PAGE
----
The “more powerful than you could possibly imagine” promise never really made much sense, at least in any literal sense. I’m pretty sure Lucas hadn’t yet figured out what that meant when he wrote Episode IV. In any case, I think I eventually settled into interpreting it more loosely as Obi-Wan just becoming a powerful, physically unbound influence on Luke. Or something.

        Same, really. To be fair, if knowledge is power and he became a source of knowledge completely independent of a physical medium, it checks out. He helps Luke on Hoth, he gets Luke to Dagobah, he exchanges info with him and Yoda several times, and he helps Luke make that critical shot on the first Death Star. That’s honestly plenty without also having Swayze ghost-power but I accept it as an extension of the high-level Jedi.

        You better fucking get a seat for me in that writers’ room.

        I’ll remember who my friends are. They’re the ones who read and comment on all my fiction.

        *saves seats for Aaron and Kristiina*

        Let’s see if that sticks. The former is pretty fresh in my mind, from the 4K BD. The latter is already badly faded. I went into Solo with few expectations and came out pleasantly surprised. I went into Rogue One with high expectations and came out disappointed. Some pretty obvious math there already.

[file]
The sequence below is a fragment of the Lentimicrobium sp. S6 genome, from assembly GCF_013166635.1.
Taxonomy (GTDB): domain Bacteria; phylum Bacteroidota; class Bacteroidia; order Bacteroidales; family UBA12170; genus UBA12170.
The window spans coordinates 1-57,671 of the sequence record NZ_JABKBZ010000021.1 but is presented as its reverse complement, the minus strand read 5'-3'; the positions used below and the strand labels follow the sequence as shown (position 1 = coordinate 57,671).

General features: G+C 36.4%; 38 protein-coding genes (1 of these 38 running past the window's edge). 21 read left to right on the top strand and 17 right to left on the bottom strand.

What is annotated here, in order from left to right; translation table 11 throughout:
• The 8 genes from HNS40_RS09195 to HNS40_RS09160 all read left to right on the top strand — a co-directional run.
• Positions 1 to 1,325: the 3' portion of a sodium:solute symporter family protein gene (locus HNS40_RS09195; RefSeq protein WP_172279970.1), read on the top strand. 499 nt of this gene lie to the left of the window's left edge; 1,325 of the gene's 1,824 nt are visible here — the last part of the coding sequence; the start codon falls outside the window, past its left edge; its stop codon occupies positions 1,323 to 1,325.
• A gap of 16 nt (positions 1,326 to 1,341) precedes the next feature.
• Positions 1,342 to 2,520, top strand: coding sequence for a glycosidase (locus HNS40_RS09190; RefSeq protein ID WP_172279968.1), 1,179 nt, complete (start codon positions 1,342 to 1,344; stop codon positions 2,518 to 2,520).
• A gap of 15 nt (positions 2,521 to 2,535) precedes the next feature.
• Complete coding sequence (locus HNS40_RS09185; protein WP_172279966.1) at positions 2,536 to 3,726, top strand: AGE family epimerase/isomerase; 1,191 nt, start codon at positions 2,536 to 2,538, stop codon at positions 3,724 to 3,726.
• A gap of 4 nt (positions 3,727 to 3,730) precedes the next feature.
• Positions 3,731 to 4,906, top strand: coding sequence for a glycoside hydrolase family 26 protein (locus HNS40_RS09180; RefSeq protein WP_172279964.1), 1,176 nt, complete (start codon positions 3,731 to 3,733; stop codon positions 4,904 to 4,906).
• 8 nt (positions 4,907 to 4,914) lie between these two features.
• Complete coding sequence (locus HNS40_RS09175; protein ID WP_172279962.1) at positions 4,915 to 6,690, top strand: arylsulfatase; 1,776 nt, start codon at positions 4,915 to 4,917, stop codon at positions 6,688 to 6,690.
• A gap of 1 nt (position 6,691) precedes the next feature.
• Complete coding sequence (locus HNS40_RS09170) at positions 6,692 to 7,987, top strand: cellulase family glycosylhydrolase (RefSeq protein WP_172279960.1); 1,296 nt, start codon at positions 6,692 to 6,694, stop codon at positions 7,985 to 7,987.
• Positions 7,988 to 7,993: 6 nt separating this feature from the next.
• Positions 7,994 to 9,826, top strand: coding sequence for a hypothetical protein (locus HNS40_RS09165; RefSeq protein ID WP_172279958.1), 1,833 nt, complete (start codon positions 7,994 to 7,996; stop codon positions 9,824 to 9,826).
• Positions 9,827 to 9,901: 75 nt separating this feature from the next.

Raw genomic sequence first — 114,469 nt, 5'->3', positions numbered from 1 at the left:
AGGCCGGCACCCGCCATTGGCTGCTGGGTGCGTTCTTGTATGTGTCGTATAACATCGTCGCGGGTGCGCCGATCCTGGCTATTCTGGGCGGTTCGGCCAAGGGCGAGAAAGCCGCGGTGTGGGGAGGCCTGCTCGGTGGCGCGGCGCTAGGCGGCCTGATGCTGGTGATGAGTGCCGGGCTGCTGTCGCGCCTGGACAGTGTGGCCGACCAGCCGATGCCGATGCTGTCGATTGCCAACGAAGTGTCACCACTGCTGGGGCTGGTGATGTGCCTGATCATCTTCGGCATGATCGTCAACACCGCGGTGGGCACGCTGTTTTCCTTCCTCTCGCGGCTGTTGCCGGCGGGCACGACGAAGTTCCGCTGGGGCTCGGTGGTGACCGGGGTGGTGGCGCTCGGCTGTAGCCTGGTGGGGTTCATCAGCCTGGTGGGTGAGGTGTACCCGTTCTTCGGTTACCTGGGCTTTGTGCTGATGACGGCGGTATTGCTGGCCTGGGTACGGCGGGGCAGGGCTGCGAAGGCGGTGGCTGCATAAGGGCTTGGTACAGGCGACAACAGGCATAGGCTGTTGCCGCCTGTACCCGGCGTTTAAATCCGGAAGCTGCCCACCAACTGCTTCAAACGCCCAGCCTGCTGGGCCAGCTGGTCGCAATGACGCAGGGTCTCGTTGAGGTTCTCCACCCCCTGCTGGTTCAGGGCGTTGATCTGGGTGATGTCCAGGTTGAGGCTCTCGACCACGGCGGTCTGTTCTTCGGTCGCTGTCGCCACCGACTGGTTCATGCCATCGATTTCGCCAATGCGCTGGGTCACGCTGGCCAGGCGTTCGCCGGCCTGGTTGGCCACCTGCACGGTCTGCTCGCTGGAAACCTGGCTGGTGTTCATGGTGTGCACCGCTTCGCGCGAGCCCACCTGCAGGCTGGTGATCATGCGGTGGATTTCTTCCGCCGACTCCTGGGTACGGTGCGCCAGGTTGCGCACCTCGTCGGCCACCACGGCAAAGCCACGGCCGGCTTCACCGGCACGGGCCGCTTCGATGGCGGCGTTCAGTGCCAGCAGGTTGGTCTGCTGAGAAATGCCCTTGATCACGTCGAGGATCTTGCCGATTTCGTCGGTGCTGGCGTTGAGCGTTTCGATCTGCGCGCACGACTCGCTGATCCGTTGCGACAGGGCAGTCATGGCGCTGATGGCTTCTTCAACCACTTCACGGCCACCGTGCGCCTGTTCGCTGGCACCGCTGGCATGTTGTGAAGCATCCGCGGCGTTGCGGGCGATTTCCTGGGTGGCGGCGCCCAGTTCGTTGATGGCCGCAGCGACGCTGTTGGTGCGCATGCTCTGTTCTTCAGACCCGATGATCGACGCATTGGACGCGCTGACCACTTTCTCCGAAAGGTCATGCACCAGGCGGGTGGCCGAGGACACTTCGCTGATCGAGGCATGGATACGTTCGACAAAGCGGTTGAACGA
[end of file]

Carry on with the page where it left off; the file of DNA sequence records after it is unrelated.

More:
True. Slightly unfair maths (the movies aren’t responsible for your expectations except in a really big-picture way), but undeniable.

        Let’s see where things stand when I watch everything story-chronologically back-to-back.

        Ooh, you planning on doing that? That’s a review I’d love to see. Gonna do all the TV shows as well?

        I hope Johnson gets a chance to do a trilogy.

        If he does, I sincerely hope he respects the established mythology and worldbuilding more than he did the last time. You can do new stuff and still remain consistent with what’s come before.